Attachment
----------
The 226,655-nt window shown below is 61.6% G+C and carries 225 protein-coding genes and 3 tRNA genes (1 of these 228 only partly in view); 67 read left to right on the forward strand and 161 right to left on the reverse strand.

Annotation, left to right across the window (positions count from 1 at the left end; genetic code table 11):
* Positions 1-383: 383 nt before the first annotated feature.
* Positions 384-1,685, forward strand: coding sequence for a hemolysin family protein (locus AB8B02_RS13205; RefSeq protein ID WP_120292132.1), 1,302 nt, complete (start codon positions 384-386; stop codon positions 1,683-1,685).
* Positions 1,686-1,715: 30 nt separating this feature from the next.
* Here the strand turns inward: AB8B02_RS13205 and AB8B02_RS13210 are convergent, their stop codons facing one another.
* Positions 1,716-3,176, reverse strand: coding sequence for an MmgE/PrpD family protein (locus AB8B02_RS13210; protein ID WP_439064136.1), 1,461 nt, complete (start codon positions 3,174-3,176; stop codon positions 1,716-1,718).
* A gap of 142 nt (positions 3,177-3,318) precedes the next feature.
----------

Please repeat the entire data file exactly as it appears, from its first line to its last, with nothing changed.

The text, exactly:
The 226,655-nt window shown below is 61.6% G+C and carries 225 protein-coding genes and 3 tRNA genes (1 of these 228 only partly in view); 67 read left to right on the forward strand and 161 right to left on the reverse strand.

Annotation, left to right across the window (positions count from 1 at the left end; genetic code table 11):
* Positions 1-383: 383 nt before the first annotated feature.
* Positions 384-1,685, forward strand: coding sequence for a hemolysin family protein (locus AB8B02_RS13205; RefSeq protein ID WP_120292132.1), 1,302 nt, complete (start codon positions 384-386; stop codon positions 1,683-1,685).
* Positions 1,686-1,715: 30 nt separating this feature from the next.
* Here the strand turns inward: AB8B02_RS13205 and AB8B02_RS13210 are convergent, their stop codons facing one another.
* Positions 1,716-3,176, reverse strand: coding sequence for an MmgE/PrpD family protein (locus AB8B02_RS13210; protein ID WP_439064136.1), 1,461 nt, complete (start codon positions 3,174-3,176; stop codon positions 1,716-1,718).
* A gap of 142 nt (positions 3,177-3,318) precedes the next feature.